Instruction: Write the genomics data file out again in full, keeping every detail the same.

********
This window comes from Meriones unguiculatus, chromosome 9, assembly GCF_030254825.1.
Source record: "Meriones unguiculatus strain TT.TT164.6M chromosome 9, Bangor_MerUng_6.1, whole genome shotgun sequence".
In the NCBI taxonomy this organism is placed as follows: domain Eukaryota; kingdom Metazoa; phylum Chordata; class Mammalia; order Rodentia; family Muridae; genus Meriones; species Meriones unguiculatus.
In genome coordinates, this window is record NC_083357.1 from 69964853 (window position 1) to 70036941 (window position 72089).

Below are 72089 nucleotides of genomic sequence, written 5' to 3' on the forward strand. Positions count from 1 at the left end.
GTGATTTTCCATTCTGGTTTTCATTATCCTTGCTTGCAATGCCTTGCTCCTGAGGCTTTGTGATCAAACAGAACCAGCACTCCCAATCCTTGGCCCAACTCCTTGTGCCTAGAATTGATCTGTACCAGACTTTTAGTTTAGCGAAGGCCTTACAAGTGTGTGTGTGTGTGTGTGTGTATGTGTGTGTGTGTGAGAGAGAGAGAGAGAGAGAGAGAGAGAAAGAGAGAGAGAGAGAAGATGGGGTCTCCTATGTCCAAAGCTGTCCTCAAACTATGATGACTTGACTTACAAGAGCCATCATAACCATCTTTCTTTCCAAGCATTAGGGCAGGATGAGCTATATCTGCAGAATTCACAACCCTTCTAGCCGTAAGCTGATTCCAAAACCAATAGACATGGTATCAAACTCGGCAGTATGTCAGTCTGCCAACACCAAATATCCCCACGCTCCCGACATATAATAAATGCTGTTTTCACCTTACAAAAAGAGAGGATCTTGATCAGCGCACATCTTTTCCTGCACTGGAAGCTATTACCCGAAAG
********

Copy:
This window comes from Meriones unguiculatus, chromosome 9, assembly GCF_030254825.1.
Source record: "Meriones unguiculatus strain TT.TT164.6M chromosome 9, Bangor_MerUng_6.1, whole genome shotgun sequence".
In the NCBI taxonomy this organism is placed as follows: domain Eukaryota; kingdom Metazoa; phylum Chordata; class Mammalia; order Rodentia; family Muridae; genus Meriones; species Meriones unguiculatus.
In genome coordinates, this window is record NC_083357.1 from 69964853 (window position 1) to 70036941 (window position 72089).

Below are 72089 nucleotides of genomic sequence, written 5' to 3' on the forward strand. Positions count from 1 at the left end.
GTGATTTTCCATTCTGGTTTTCATTATCCTTGCTTGCAATGCCTTGCTCCTGAGGCTTTGTGATCAAACAGAACCAGCACTCCCAATCCTTGGCCCAACTCCTTGTGCCTAGAATTGATCTGTACCAGACTTTTAGTTTAGCGAAGGCCTTACAAGTGTGTGTGTGTGTGTGTGTGTATGTGTGTGTGTGTGAGAGAGAGAGAGAGAGAGAGAGAGAGAAAGAGAGAGAGAGAGAAGATGGGGTCTCCTATGTCCAAAGCTGTCCTCAAACTATGATGACTTGACTTACAAGAGCCATCATAACCATCTTTCTTTCCAAGCATTAGGGCAGGATGAGCTATATCTGCAGAATTCACAACCCTTCTAGCCGTAAGCTGATTCCAAAACCAATAGACATGGTATCAAACTCGGCAGTATGTCAGTCTGCCAACACCAAATATCCCCACGCTCCCGACATATAATAAATGCTGTTTTCACCTTACAAAAAGAGAGGATCTTGATCAGCGCACATCTTTTCCTGCACTGGAAGCTATTACCCGAAAG